Quick note: There are very few screen shots of this film floating around, so forgive me for slapping poor quality images up. The film looks beautiful though!
What can Natalie do in Greenwich Village that she can't do at home?
Me, Natalie was born into the fledgling post classical age of American cinema. In fact it came out the DAY before the counterculture touch stone, Easyrider. Kids are questioning everything. Parents, Government, War, Love. And is my nose too big?
So it's into this atmosphere that we find Patty Duke in the role of Natalie, questioning herself, how she fits into the world.... And why are men such jerks?
Described by her neighbour, Natalie is a Gangster. Causing trouble with all the neighbourhood boys. She's the Ugly duckling without grace or confidence.
"I'm gonna stay here in the dark!" - Natalie
What Natalie lacks in self image she makes up with Moxy. Her venerability is matched by her sarcasm and wit. Natalie's parents continuously try match making and hoping she won't become a twenty something "Old Maid". The Uncle she idolises that extols the empty value of superficiality unwittingly ends up betraying his own advice and turns Natalie against him. Natalie is kept in a constant flux of confusion with the male species..... for fair reason!
It's not until Natalie sheds the family shackles and moves into Greenwich village and 1960s New York lets her bloom into her own woman. It is here, below her apartment where she meets David (James Farinteno), a struggling but talented artists. The love/hate relationship plays out as it should and the story continues on in its Drama/Comedy fashion.
New York in the sixties seems like everything you could wish for. Freedom of expression, lively and vivid spaces. Groovy parties and some LSD to pepper the scene.
I fell in love with Duke in this role and it's hard to sympathise with her as she is transfixed in a mirror and her self relected flaws. She's very cute and has such an attractive attitude that it must have either been too tomboyish or just not as demure as the times would have liked. But I thought she was spunky as!! A younger Amy Adams (Man of Steel) could easily have starred in a remake of this film.
Patty Duke seems so young in the early section of the film that I was shocked at how much work she'd done before this film. Her own television series from 1963-1966 "The Patty Duke Show" was a sitcom running over 100 episodes and she had a handful of film roles under her belt, including "Valley of the Dolls" staring alongside the ill-fated Sharon Tate. So she was comfortable in front of the camera for sure. What I didn't realise is that her upbringing would be the stuff of child star nightmares. Born Anna Marie Duke she was removed from her parents and raised by exploitative talent agents how forcibly changed her name to Patty and introduced her to drugs and alcohol and drugs at an early age.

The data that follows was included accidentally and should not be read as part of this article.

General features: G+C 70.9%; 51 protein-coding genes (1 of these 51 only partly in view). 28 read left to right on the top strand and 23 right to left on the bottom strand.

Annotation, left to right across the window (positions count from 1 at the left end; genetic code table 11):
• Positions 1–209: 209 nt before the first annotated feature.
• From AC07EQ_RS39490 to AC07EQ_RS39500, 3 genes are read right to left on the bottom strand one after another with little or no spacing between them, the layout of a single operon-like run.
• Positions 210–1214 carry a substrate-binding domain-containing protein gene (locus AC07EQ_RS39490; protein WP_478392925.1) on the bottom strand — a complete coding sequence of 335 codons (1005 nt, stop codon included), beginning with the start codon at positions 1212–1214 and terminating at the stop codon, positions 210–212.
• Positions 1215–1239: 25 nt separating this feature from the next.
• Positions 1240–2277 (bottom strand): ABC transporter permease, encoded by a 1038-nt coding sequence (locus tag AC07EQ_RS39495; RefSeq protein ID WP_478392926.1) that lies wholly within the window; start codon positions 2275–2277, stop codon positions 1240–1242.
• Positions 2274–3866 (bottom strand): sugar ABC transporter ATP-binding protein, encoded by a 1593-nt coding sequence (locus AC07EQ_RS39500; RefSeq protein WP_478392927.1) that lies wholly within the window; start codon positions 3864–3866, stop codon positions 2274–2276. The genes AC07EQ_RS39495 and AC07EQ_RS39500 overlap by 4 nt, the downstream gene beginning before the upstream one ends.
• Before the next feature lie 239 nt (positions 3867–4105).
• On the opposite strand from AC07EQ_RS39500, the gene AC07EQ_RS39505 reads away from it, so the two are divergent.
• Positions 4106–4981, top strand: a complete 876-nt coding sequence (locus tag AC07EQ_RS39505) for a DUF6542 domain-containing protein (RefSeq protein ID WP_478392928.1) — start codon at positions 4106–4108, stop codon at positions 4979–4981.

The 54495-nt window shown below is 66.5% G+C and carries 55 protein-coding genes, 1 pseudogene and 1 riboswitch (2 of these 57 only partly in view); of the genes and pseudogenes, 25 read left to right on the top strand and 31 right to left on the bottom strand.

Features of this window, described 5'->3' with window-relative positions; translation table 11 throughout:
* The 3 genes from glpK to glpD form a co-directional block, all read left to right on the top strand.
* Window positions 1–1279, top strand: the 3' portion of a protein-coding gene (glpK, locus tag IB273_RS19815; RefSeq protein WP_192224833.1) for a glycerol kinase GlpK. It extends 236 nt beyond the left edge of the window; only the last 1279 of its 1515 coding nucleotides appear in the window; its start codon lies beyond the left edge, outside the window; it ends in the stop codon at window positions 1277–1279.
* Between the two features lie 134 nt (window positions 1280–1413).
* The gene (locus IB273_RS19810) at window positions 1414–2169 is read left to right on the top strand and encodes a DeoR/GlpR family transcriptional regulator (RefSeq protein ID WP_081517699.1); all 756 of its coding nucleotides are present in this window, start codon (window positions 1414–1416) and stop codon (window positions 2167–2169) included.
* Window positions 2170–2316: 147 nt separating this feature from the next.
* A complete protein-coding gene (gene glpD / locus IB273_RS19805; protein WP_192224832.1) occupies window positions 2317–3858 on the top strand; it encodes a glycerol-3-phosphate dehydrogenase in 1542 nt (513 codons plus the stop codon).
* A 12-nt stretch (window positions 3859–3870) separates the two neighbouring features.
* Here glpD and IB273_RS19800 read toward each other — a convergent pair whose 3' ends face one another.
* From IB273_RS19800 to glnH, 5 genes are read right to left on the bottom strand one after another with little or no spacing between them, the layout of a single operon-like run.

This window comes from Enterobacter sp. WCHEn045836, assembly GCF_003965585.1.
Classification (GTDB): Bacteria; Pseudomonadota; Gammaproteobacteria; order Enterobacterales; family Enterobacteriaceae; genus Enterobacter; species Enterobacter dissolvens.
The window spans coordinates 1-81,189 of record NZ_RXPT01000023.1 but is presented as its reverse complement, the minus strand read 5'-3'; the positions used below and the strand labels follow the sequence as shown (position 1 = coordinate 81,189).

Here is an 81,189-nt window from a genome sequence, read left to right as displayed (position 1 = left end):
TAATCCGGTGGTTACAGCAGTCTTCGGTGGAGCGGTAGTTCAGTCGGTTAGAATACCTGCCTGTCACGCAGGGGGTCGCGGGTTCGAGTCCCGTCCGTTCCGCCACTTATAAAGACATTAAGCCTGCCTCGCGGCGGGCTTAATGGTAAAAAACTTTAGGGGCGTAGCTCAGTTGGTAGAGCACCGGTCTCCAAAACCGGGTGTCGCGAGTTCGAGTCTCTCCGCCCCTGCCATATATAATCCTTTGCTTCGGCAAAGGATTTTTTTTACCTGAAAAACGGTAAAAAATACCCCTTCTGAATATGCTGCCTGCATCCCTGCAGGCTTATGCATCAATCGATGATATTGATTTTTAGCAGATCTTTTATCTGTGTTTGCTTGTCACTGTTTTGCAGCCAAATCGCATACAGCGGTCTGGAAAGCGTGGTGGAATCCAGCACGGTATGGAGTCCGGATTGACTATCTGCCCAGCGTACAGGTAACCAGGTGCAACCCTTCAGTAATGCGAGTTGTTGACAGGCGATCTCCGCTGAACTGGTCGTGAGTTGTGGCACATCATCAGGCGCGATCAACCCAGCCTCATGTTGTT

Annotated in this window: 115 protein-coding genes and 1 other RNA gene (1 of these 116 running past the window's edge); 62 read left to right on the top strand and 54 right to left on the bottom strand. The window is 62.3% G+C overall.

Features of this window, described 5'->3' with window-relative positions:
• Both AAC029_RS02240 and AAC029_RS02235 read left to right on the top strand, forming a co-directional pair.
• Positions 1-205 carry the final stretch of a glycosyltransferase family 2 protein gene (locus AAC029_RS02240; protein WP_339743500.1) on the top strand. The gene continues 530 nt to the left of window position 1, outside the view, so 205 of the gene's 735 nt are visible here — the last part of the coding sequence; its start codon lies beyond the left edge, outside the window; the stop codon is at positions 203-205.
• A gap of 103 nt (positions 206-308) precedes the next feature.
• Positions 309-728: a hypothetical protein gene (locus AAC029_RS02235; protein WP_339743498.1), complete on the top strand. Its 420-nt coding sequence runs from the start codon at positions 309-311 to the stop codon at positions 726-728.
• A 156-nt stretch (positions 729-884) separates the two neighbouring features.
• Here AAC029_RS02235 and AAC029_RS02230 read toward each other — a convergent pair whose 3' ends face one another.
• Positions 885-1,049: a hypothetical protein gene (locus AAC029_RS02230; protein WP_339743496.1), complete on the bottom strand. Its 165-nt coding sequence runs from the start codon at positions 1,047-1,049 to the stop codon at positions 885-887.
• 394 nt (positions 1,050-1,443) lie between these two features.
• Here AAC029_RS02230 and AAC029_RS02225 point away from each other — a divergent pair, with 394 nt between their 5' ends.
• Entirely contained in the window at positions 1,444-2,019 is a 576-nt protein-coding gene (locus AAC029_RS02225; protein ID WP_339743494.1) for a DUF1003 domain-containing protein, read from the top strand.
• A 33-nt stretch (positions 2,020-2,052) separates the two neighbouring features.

I mention all of this because I believe that shades of her own person struggle with growing up are visible here. And by the time of this film she was old enough to go for what she wanted and perhaps do that on her own terms. It's no wonder that she had disagreements with director Fred Coe over the ending of the film and her character.
She would go on to win the best Actress award at that years Golden Globes for the role.
Some great actors pop into this film almost like planned cameos, and yet not. Here we see Al Pacino in his first screen role. He would use this to go onto the great "The Panic in Needle Park" (1971) and the defining "The Godfather" the following year. Bob Balaban also shows up as a horney teenager. I love when this guy shows up in stuff. He would turn up in "Midnight Cowboy" the same year.
Director Fred Coe had has feet firmly in the television world before taking on Me,Natalie, his second feature after 1965's comedy drama A Thousand Clowns and that is where he returned after Natalie. Which is sad, I think he did a great job here. While the jokes seem a bit forced, there is a sweet story of a girl who is very upset with the world and needs to trust that love and happiness are close by at anytime. But that life also can change in a moment... That's ...life.
The film has a lovely score from Henry Mancini, which would very quickly seem dated with the rising sun of the California new Rock scene on the soundtrack horizon.
Check it out on Spotify
It's bare bones DVD, but amazing that it's finally seen the light at all! So thanks to Via Vision for that!